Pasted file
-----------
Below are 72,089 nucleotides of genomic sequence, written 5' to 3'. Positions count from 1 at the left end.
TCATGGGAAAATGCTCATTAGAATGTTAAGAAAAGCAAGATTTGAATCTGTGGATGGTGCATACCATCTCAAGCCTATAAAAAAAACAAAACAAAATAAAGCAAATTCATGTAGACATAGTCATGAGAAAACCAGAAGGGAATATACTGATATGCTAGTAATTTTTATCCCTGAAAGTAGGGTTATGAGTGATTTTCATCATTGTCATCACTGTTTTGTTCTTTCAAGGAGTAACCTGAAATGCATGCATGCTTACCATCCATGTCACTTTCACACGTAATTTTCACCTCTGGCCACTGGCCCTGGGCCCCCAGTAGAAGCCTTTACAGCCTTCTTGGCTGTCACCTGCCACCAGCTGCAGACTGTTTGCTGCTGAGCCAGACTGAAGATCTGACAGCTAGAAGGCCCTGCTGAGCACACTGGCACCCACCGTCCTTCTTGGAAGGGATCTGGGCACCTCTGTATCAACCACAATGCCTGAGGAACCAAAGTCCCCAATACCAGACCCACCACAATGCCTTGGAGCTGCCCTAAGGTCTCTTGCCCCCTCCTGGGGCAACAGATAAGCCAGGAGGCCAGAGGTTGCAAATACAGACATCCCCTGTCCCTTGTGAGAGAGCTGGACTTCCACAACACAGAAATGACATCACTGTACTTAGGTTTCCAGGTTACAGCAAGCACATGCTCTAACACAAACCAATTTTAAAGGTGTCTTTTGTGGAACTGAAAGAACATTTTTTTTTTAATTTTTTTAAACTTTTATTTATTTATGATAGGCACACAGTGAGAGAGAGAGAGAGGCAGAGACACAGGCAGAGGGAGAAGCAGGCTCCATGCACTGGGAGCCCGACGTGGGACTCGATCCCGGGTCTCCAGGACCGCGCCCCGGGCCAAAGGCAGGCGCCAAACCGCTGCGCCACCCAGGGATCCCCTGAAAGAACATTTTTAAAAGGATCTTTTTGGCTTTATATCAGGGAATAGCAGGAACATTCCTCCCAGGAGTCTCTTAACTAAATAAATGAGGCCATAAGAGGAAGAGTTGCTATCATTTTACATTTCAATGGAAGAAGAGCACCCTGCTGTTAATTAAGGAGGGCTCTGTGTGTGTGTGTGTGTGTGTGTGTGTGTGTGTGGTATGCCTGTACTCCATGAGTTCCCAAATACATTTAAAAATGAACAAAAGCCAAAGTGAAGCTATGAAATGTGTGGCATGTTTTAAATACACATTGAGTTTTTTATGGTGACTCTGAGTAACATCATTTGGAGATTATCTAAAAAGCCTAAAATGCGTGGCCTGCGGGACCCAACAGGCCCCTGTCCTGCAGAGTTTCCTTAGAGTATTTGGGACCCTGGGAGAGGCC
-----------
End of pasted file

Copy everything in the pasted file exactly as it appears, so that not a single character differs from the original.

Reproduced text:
Below are 72,089 nucleotides of genomic sequence, written 5' to 3'. Positions count from 1 at the left end.
TCATGGGAAAATGCTCATTAGAATGTTAAGAAAAGCAAGATTTGAATCTGTGGATGGTGCATACCATCTCAAGCCTATAAAAAAAACAAAACAAAATAAAGCAAATTCATGTAGACATAGTCATGAGAAAACCAGAAGGGAATATACTGATATGCTAGTAATTTTTATCCCTGAAAGTAGGGTTATGAGTGATTTTCATCATTGTCATCACTGTTTTGTTCTTTCAAGGAGTAACCTGAAATGCATGCATGCTTACCATCCATGTCACTTTCACACGTAATTTTCACCTCTGGCCACTGGCCCTGGGCCCCCAGTAGAAGCCTTTACAGCCTTCTTGGCTGTCACCTGCCACCAGCTGCAGACTGTTTGCTGCTGAGCCAGACTGAAGATCTGACAGCTAGAAGGCCCTGCTGAGCACACTGGCACCCACCGTCCTTCTTGGAAGGGATCTGGGCACCTCTGTATCAACCACAATGCCTGAGGAACCAAAGTCCCCAATACCAGACCCACCACAATGCCTTGGAGCTGCCCTAAGGTCTCTTGCCCCCTCCTGGGGCAACAGATAAGCCAGGAGGCCAGAGGTTGCAAATACAGACATCCCCTGTCCCTTGTGAGAGAGCTGGACTTCCACAACACAGAAATGACATCACTGTACTTAGGTTTCCAGGTTACAGCAAGCACATGCTCTAACACAAACCAATTTTAAAGGTGTCTTTTGTGGAACTGAAAGAACATTTTTTTTTTAATTTTTTTAAACTTTTATTTATTTATGATAGGCACACAGTGAGAGAGAGAGAGAGGCAGAGACACAGGCAGAGGGAGAAGCAGGCTCCATGCACTGGGAGCCCGACGTGGGACTCGATCCCGGGTCTCCAGGACCGCGCCCCGGGCCAAAGGCAGGCGCCAAACCGCTGCGCCACCCAGGGATCCCCTGAAAGAACATTTTTAAAAGGATCTTTTTGGCTTTATATCAGGGAATAGCAGGAACATTCCTCCCAGGAGTCTCTTAACTAAATAAATGAGGCCATAAGAGGAAGAGTTGCTATCATTTTACATTTCAATGGAAGAAGAGCACCCTGCTGTTAATTAAGGAGGGCTCTGTGTGTGTGTGTGTGTGTGTGTGTGTGTGTGTGGTATGCCTGTACTCCATGAGTTCCCAAATACATTTAAAAATGAACAAAAGCCAAAGTGAAGCTATGAAATGTGTGGCATGTTTTAAATACACATTGAGTTTTTTATGGTGACTCTGAGTAACATCATTTGGAGATTATCTAAAAAGCCTAAAATGCGTGGCCTGCGGGACCCAACAGGCCCCTGTCCTGCAGAGTTTCCTTAGAGTATTTGGGACCCTGGGAGAGGCC